Nanotechnology, the manipulation of matter at the scale of atoms and molecules, seems to be the buzzword among the Indian public sector, private enterprises and the research community these days. Research is in top gear at over 100-odd companies in the public and private domain and there are 50 universities to harness the potential of this technology. Areas of applications with immediate impact could be seen in the areas of drug delivery to treat tumour or cancer, solar energy, display technologies, opto-electronic devices and semiconductor devices in nanoelectronics.
Research and development is in top gear at public sector major Bharat Heavy Electricals Ltd. (BHEL) in its endeavour to become an all-inclusive engineering enterprise. Aiding these initiatives is its R&D arm which is consolidating its knowledge base using emerging technologies such as nano materials. Nano science is one of those frontier technologies which is used across many verticals such as pharma, textiles, paints, cement etc and is primarily used for enhancement of capacities. It is now in power plants as well. Nano materials exhibit novel properties and its applications can be used in power systems and develop applications for product and systems. BHEL is setting up a dedicated facility, the Centre for Nano Technology, at its Corporate R&D centre in Hyderabad.
“With super-critical and ultra super-critical power projects being the order of the day, corporate R&D is working to set up a Centre of Excellence for frontier area of nanotechnology and centre for excellence in areas of machine dynamics, compressor and pumps,” says H. S. Jain, General Manager, BHEL. The Centre for Nano Technology is being developed at a cost of Rs. 8.27 crore, and it is expected to be functional by June 2011.
“In the wake of climate change, we are trying to reduce emissions from power plants. A beta testing is happening for a novel filter, for carbon dioxide and carbon monoxide using advanced nanotech,” says Jain.
Nano materials exhibit novel properties and its applications can be used in power systems and to develop applications for product and systems. This Centre would be focused on development of nano strengthened creep resistant steels, nano structured coatings, gas filters, catalysts and nano-doped insulating materials which are used in power plants. According to Jain, the entire R&D work is to impart ‘future ready’ status to BHEL in super-critical regime. Some of the other centres of excellence include a Centre of Excellence for Machine Dynamics in order to improve the capabilities development in the areas of rotating machine, condition monitoring and expert diagnostics thereby reducing vibration, noise, tribology, stress and strain.
Among others, the R&D unit of BHEL is developing and testing a 1 MVA power transformer designed with 77 K superconductors. The prototype transformer has been engineered and assembled for the first time in the country. The transformer featuring zero copper losses exhibits higher efficiency than conventional transformers. With this technology, the BHEL R&D unit has entered the era of applied superconductivity.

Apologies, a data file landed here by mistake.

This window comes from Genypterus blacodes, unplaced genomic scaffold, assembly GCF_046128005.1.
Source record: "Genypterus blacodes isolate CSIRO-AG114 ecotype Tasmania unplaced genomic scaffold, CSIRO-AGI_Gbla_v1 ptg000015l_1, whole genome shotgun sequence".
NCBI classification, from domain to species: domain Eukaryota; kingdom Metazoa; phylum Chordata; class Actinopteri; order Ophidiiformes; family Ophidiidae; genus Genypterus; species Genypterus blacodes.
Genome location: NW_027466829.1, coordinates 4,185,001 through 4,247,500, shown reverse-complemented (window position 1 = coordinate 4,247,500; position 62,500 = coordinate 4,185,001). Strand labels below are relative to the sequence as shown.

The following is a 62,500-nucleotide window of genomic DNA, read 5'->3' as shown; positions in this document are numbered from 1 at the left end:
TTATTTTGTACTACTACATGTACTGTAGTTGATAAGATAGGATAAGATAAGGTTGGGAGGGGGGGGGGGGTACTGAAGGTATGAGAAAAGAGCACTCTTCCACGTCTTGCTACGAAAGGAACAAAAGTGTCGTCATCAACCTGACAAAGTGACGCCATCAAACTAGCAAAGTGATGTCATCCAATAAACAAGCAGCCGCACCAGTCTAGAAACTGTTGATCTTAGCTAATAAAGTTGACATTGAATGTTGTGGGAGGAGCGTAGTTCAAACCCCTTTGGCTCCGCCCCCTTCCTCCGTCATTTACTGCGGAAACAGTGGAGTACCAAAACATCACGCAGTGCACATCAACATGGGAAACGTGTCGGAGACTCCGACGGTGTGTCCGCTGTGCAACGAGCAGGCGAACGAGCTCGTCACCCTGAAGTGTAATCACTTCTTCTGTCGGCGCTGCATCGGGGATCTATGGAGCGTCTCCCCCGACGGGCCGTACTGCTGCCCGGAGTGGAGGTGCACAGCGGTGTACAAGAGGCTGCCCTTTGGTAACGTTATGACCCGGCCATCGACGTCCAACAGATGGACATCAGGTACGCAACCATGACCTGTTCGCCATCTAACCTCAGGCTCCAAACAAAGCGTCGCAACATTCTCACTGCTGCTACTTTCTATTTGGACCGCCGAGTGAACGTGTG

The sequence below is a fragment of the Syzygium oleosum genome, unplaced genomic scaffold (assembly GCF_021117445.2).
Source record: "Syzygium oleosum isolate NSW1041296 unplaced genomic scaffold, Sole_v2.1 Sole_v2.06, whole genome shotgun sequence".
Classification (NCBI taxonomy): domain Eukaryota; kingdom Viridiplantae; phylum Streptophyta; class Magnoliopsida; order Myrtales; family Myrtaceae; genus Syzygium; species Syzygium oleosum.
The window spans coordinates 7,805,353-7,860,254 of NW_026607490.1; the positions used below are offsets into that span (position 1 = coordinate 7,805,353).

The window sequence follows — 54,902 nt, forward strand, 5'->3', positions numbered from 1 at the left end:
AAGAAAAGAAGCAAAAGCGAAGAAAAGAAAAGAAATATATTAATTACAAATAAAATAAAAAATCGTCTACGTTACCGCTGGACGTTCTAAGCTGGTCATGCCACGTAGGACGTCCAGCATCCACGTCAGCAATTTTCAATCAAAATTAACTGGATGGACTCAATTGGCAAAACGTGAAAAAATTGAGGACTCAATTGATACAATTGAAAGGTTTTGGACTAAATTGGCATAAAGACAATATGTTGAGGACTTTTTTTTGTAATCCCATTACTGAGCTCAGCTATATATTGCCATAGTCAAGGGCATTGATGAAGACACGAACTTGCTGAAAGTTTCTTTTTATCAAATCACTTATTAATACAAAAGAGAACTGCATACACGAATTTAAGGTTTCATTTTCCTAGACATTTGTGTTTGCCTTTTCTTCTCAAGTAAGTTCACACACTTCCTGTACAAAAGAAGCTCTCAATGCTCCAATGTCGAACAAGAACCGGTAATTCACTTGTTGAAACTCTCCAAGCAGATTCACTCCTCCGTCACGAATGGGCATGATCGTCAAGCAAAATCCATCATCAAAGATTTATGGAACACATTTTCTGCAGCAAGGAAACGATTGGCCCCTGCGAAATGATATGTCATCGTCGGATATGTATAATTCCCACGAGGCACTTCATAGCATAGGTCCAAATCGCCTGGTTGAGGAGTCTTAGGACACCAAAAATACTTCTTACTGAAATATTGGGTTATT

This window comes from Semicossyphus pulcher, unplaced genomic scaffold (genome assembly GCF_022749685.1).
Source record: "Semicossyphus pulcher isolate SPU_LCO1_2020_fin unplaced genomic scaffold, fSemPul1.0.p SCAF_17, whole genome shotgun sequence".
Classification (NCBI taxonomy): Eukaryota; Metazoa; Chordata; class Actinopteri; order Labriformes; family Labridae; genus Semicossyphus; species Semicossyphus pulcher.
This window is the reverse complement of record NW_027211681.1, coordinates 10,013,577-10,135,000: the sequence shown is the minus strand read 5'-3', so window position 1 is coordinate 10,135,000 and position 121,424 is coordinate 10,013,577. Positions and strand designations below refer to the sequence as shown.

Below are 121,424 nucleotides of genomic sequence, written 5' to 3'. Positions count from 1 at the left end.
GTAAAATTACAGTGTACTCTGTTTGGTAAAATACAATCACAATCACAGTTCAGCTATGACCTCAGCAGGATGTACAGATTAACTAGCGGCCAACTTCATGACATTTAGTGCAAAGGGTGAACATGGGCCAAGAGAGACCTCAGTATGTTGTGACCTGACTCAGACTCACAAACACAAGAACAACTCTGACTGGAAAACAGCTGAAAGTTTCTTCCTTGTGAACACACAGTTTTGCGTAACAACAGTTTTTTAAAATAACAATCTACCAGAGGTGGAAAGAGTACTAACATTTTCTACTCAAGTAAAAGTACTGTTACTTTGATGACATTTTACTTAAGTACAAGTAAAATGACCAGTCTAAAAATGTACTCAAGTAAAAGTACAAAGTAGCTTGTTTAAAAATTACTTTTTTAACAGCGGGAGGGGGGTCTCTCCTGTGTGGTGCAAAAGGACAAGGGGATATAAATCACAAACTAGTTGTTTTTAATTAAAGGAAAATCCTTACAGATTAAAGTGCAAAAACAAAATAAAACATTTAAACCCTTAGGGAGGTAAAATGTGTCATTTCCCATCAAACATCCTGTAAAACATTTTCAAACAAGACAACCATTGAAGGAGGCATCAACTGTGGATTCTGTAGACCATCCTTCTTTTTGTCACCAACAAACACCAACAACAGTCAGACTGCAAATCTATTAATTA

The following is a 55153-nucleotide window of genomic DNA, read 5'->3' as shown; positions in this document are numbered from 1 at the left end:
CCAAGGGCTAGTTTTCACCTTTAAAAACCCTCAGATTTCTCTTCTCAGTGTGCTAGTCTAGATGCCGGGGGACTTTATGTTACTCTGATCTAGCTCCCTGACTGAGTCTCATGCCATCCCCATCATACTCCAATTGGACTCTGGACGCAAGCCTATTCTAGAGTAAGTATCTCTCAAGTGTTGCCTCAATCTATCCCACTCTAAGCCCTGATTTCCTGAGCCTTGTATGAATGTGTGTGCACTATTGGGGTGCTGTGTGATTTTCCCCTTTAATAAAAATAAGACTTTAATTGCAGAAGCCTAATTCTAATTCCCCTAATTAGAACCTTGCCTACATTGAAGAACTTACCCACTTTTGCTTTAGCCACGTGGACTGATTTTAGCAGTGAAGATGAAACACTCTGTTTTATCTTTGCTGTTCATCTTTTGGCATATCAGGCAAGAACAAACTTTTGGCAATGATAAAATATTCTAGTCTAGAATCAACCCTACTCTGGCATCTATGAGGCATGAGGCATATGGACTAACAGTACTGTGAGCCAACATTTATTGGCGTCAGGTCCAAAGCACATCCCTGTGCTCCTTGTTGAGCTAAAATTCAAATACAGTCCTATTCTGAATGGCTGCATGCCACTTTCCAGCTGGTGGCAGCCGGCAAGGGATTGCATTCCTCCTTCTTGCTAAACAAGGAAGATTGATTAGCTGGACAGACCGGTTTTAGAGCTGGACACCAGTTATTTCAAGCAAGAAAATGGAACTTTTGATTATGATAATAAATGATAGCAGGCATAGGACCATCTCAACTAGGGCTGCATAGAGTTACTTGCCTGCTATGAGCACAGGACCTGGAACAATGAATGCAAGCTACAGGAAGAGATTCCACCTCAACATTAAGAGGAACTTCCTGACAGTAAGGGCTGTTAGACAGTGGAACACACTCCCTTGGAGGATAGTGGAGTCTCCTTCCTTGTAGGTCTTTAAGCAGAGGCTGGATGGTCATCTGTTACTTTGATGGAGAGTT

An IEC-61850 compliant Substation Automation System (SAS) and accessories, like Bay Control Units (BCU) and human machine interface have been developed by BHEL during this year. The SAS includes capabilities to execute substation control commands and monitor substation parameters from a remotely located Human Machine Interface (HMI). With the inter-operability of the new system, a complete SAS is in advanced stage of establishment and is expected to be operational with BHEL designed equipment at a transmission substation.
Having recorded the highest ever turnover of Rs. 34,050 crore, BHEL has spent Rs. 788 crore on R&D amounting to 2.3% of the company’s turnover. With this, the corporate R&D unit in Hyderabad has achieved Rs. 6,334 crore during 2009-10 through products and systems developed in-house as against Rs. 5,300 crore achieved last year. In fact, BHEL is one among the four Indian companies figuring in ‘The Global Innovation 1000’ to be ranked for its record expenditure on R&D. The R&D spend is expected to go up from the present level of 2% to 5% in the next four to five years.
Some of the other centres include the Centre of Excellence for Machine Dynamics which is being set up at a cost of Rs. 7.21 crore; the Centre of Excellence for Compressors and Pumps envisaging an investment of Rs. 9.90 crore and a Vacuum Chamber Spin Test Facility for Turbine Blades for developing new blades of indigenous design for super critical applications.
Further, the corporate R&D has developed a customised software module called Tabcam for automatic generation for programmes used in machining of gas turbine compressor blades. The module is aimed at improving the productivity at the shop floor. About 263 intellectual property right applications have been filed by BHEL in recent months.
Source: The Financial Express.